I was raised like a good little WASP.
I have often felt like a perpetual foreigner in both the worlds I occupy. I am caught in a bind between the person non Chinese people assume me to be, the person Chinese people think I am, and the person I think I am. This was always the case but, now that I live in a very white state, this feeling of foreignness has been exacerbated. To many Chinese Americans, I am not “really Chinese.” I can see it in the hesitation with which they approach me. I can see that they want to find community in me, especially in the very white state that we live in. But, there is also hesitation in their eyes because although I look Chinese, I also bear the marks of having been Americanized. It is the way I dress, the mannerisms I have. Whenever I meet a Chinese person, I give them an abridged version of the adoption story and they always compliment me with, “Oh your Chinese is so good.” But, it doesn’t feel entirely like a compliment to me. To me, it means oh, your Chinese is good for someone who is an outsider to the culture. It singles me out as a partial member of the community. It means I don’t fully belong. To many white people where I live, I’m just, “another one of those Asians.” I am constantly asked, “Where are you really from?” because Brooklyn is clearly not the correct answer. When I finally give them the answer that they really want to hear, “Well, I was born in China but, I came here as a baby,” they like to ramble on about the one Chinese word they know or the time they traveled to Asia. So even though I was raised by white people and have an intimate knowledge of white American culture, I will never be white. I will always be a foreigner to white people.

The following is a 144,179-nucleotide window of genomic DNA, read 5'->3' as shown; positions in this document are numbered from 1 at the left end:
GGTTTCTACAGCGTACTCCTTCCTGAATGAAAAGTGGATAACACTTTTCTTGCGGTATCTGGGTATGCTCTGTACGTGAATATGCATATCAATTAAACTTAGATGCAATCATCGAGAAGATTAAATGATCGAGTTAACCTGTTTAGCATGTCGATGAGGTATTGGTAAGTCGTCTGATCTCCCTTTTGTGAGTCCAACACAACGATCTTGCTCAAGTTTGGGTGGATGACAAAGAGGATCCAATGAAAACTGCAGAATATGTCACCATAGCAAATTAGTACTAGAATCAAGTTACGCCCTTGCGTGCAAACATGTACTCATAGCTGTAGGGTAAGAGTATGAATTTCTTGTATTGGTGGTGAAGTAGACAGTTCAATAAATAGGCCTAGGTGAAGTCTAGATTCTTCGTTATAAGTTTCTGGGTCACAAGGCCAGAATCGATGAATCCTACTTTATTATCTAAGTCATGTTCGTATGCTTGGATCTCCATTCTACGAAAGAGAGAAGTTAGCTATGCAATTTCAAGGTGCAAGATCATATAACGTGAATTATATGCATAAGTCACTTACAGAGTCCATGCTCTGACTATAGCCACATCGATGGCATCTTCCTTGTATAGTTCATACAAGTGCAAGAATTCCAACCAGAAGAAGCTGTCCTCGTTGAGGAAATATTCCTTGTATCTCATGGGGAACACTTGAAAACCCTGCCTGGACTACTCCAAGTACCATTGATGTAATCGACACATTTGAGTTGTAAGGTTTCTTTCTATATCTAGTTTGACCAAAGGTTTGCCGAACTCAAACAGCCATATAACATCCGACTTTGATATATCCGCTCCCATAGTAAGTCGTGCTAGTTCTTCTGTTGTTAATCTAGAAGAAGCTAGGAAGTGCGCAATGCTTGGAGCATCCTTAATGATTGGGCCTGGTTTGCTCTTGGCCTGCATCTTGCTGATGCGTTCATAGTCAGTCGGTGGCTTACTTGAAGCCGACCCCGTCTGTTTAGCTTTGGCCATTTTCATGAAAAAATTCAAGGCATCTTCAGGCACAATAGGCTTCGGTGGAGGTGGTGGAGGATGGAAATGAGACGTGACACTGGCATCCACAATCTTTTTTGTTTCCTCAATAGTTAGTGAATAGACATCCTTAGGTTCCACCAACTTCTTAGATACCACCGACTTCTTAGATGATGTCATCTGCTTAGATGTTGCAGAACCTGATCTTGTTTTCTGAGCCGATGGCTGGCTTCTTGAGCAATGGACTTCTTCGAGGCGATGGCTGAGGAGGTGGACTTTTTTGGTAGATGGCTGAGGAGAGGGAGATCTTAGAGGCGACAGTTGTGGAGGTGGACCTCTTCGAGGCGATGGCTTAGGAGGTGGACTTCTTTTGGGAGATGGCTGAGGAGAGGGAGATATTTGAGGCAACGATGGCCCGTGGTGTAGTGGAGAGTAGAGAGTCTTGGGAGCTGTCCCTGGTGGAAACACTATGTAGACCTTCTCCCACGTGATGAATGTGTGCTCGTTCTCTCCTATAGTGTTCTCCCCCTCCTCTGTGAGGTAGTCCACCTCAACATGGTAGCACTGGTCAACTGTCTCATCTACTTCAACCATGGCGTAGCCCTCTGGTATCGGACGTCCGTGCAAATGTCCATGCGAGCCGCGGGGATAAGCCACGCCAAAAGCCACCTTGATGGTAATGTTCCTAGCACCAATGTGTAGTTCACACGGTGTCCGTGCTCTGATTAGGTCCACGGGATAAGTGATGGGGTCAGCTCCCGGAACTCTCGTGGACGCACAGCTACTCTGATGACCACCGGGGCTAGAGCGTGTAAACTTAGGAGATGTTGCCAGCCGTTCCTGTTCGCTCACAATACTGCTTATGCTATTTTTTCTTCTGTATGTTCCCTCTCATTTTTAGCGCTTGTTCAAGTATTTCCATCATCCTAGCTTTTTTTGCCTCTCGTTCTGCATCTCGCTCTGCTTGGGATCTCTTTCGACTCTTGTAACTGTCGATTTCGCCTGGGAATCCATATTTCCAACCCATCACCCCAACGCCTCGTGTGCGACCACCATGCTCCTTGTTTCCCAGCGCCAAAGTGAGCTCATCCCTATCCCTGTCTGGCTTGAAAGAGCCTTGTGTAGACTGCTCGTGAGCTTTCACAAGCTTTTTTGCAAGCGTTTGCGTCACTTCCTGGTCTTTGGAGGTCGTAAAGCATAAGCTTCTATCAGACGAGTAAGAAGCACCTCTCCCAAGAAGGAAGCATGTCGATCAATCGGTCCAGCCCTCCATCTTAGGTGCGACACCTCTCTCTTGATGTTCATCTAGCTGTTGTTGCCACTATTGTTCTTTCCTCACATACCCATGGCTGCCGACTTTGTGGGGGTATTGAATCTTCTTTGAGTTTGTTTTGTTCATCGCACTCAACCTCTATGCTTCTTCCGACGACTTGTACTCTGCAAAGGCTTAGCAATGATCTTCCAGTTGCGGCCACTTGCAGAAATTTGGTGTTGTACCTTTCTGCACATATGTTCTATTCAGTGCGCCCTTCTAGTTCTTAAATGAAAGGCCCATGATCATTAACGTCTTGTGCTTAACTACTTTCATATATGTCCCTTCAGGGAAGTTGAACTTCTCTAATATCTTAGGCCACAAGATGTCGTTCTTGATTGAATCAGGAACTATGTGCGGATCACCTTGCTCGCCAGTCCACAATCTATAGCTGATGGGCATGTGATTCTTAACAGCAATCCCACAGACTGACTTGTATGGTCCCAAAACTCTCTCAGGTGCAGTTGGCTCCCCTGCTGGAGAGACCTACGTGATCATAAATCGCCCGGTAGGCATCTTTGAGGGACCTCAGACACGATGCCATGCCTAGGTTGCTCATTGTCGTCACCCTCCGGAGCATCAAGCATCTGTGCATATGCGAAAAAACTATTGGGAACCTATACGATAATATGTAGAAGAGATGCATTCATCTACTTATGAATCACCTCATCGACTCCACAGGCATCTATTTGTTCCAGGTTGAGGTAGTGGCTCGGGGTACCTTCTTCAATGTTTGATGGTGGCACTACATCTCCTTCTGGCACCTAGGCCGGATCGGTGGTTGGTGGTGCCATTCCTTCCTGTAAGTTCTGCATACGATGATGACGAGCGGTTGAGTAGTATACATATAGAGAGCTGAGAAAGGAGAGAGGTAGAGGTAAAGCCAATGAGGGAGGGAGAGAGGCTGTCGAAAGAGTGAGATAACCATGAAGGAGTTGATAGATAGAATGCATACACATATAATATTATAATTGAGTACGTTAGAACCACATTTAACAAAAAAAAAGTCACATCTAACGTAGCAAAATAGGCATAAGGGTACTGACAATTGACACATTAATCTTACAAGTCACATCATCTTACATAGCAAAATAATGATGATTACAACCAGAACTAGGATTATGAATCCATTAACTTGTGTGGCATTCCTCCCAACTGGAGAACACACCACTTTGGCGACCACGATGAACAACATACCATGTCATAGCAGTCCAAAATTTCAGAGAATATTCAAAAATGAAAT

This feeling of foreignness has been exacerbated.
And how do I see myself? I have been told I like a lot of white people sh*t. I like tromping around in the woods and I like the kind of music you would hear in an L.L. Bean commercial. I feel whitewashed because the way I have been raised to see the world is through the eyes of white, upper-middle class people. But, I can’t deny the Chinese part of my race and culture. I love hearing the way the tones of my language roll off my tongue, I love the soft feel of dough between my fingers as I fold dumplings. I think now, I am seeing myself more clearly for what I am than ever before. I am both American and Chinese and I am neither. I think I will always be searching for the true me, the one that feels complete and whole. I have a deep longing to feel entirely connected to and entirely welcomed by a community. The quest for that acceptance, for that warm embrace continues on.
*The author means transracial only in the context of white parents adopting a child from a different race than them.
Hannah is a Chinese adoptee living in the great white north of Maine. She enjoys being outside, singing loudly, and hanging out with her cats. She is passionate about addressing the anti-blackness in the Asian community. She hopes to continue her work with youth either as a social worker or a teacher.